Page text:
Though Wester claimed the Catholic Church has respect for our laws, he was quick to justify the actions of those who enter this nation illegally. The bishop said: “’What part of illegal don't you understand?' is a quick sound bite. But if someone is breaking the law, you need to look at why the person's breaking the law.”

    In October 2006, Bishop William Skylstad, President of the U.S. Conference of Catholic Bishops wrote an open letter to President Bush asking him to veto the Secure Fence Act which authorized construction of 700 miles of fences and barriers along the U.S./Mexican border.

    A portion of that letter follows:

    “To be clear, the U.S. Catholic bishops are supportive of efforts to enforce immigration law and secure our borders, so long as the mechanisms and strategies applied toward this end protect human dignity and protect human life.

    However, we are opposed to this legislation because we believe it could lead to the deaths of migrants attempting to enter the United States and increased smuggling-related violence along our border. We also believe it would send the wrong signal to our peaceful neighbor to the south, Mexico, as well as the international community. Finally, we do not believe it will solve the problem of illegal immigration faced by our nation.

    The Government Accountability Office (GAO) recently found that migrant deaths have doubled since 1995, about the time that the government initiated a series of border enforcement initiatives designed to stem illegal entries at ports-of-entry and other traditional crossing routes. Since that time, close to 3,000 migrants have died in remote portions of the southwest region of the country.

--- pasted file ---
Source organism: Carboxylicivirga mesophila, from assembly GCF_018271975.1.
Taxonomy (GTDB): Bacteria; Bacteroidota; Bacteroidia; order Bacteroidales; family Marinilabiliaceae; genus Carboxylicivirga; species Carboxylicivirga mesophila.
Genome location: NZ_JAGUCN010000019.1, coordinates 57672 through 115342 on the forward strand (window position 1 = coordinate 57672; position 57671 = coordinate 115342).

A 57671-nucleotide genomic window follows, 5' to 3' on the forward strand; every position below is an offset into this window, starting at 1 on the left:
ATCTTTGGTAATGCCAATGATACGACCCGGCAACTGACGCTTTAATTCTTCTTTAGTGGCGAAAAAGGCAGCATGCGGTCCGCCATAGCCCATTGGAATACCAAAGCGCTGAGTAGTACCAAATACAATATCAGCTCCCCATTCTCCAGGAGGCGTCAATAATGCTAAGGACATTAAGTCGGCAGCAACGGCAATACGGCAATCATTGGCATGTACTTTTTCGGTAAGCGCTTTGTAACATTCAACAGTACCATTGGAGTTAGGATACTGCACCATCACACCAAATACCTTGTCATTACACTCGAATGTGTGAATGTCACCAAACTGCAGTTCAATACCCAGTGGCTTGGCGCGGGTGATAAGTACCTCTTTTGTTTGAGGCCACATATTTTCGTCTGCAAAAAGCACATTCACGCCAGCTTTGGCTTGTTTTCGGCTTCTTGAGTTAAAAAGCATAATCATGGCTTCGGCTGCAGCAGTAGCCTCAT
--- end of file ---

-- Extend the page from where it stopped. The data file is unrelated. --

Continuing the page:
In our estimation, the erection of a border fence would force immigrants, desperate to find employment to support their families, to seek alternative and more dangerous ways to enter the country, contributing to an increase in deaths, including among women and children. It also would drive migrants to depend upon unscrupulous smugglers, who would exploit them and, in some cases, place them in dangerous situations which may cause them harm.”

    The Catholic Church has also helped to organize the massive illegal alien rallies seen in recent years around the nation.

    The March 2006 rally held in Washington, D.C. was sponsored by among others, the Archdiocese of Washington’s Office of Justice and Service, Catholic Charities of the Arlington Diocese, and the Catholic Social Justice Lobby Network. Baltimore churches St. Michael and St. Patrick even sent a four bus convoy filled with illegal aliens to the Washington rally.

    A high-ranking official with the Diocese of Arlington, Va. named Father Jose Hoyos played to the crowd when he said: “I want to pray for all the representatives and the senators and the president of the United States, because if they were Christians they would not pass this kind of law.”